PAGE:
I’m not a big baguette fan if Don Baggs isn’t making them but I do love Fat Baggies, as much as any fat lover and slightly weird baker could, and that is what this is.  I am pretty pleased with myself and ability to come up with something new and different that turns out pretty well with only a few nasty flaws that were covered up craftily .........and not one lousy, loafing, ankle biting apprentice required!

Since I was a few hours late finishing, I dumped it into an oiled SS bowl covered it in plastic and put it in the fridge for a 10 hour retard.

This morning I got it out of the fridge and let it rest and warm up for 2 hours before doing a quick pre-shape and final shape 20 minutes later.  It went into the lined basket for 1.5 hours of final proof which gave me just enough time to make a mini pre-celebration, ginger, apple pie with snockered cranberries and a secret layer of bananas on top as a surprise.

When making bread, once the mega steam comes out you turn the oven down to 425 F convection which is also the perfect temperature for the first half of a pie bake letting you finish the bread as you get the first half of the pie done.  We like getting a double dose of some good out of the oven with one heating.

This bread blistered, bloomed and sprang quite nicely which is good since I am giving it away.   I might get a crumb shot if he lets me cut it when I give it away as part of the deal-- The pie also browned up great with the egg yolk brushed on top right before it hit the heat.   We like a 2’fer success without being nagged by a whiny apprentice under foot even though she was underfoot just waiting for something to hit the floor.

A favorite winter bloom

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Over the last 5 years Lucy has baked a lot of bread.  Little did I know how famous she has become as a bread baker.  At the wedding, I can’t tell you how many people come up to me and said I’ve had Lucy’s bread before and it was great!  I thought how can this be, I don’t even know who this person is.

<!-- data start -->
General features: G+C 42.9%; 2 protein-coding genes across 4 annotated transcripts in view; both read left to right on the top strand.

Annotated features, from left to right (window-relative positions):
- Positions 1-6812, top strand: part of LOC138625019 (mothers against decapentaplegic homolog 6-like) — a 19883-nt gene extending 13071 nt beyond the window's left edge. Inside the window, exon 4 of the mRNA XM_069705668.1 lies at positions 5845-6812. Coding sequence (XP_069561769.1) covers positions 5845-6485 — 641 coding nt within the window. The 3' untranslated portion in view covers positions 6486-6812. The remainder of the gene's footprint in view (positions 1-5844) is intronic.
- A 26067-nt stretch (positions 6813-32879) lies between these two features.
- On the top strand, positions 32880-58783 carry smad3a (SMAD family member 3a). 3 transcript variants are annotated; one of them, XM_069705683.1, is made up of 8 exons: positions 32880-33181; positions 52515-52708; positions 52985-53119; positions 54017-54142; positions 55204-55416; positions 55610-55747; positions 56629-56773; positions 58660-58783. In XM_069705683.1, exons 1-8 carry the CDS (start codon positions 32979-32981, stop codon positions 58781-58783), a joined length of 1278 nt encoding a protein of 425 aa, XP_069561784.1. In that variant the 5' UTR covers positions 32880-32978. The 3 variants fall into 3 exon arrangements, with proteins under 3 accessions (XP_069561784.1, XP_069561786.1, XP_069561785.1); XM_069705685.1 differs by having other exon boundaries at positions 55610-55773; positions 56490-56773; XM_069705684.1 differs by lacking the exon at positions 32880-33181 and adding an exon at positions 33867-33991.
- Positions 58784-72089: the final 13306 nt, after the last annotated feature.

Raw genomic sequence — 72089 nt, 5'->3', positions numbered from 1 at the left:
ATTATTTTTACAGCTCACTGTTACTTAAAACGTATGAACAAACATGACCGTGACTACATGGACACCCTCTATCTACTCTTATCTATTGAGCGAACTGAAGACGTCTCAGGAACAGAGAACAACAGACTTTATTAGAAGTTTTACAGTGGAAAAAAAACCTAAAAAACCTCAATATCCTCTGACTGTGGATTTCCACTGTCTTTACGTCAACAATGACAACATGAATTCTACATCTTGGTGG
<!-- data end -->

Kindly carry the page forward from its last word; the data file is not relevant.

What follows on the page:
Well, it seems that my daughter and son in law over the years have been taking Lucy’s bread back to New Mexico, Chicago, Denver, Texas and who knows where else and the friends have had the chance to taste Lucy’s recipes and have been following this blog.   Several are now baking bread, even SD too!

The bread for a wedding reception appetizer was a hit as was the dipping sauce.  The guests wolfed them down, Including the large, 4.5 pound, signature H slashed bread pictured first, after her new last name - a sprouted 6 grain SD miche which was the centerpiece of the table until it was sliced up and eaten.

I did get to take half of it home until my sister in law from Texas and my nephew from Chicago split it and took it away too!  I did have a quart of pipping sauce left over but no bread to dip in it.  So, I made a couple of 6 grain SD loaves which my wife latched onto for gifts.  I’ve at least started some pizza dough yesterday for pizza tonight!

The two loaves were 10% pre-fermented 6 grain SD with the 10% whole grain all in the 100% hydration levain.  The bread came in at 78% hydration with 2% pink Himalayan sea salt.  The levain was made with a bit of new NMNF rye starter but was stored for a week in the fridge before using.

The dough was not autolyzed or retarded but was ready for the oven 8 hours after the initial mixing.  It smelled wonderful as it baked. It is nice to have the wedding behind us and be back to a more normal schedule.  The Newlyweds are off to Hawaii for their honeymoon - the same place my wife and I went 30 years ago – even the same Islands, Maui and Kauai.  How so much life changes as so much stays the same. 

Lucy reminds us to never forget the salad - so we enjoy them often.

My personal favorite bread of the wedding was this Seeded Multi-grain SD Chacon!

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2 Chacons the square one is a 6 stand braid and the other is a knot and ball and then a large batard with oats on top.  The 3rd batch is one huge miche that has 6 sprouted grains on the inside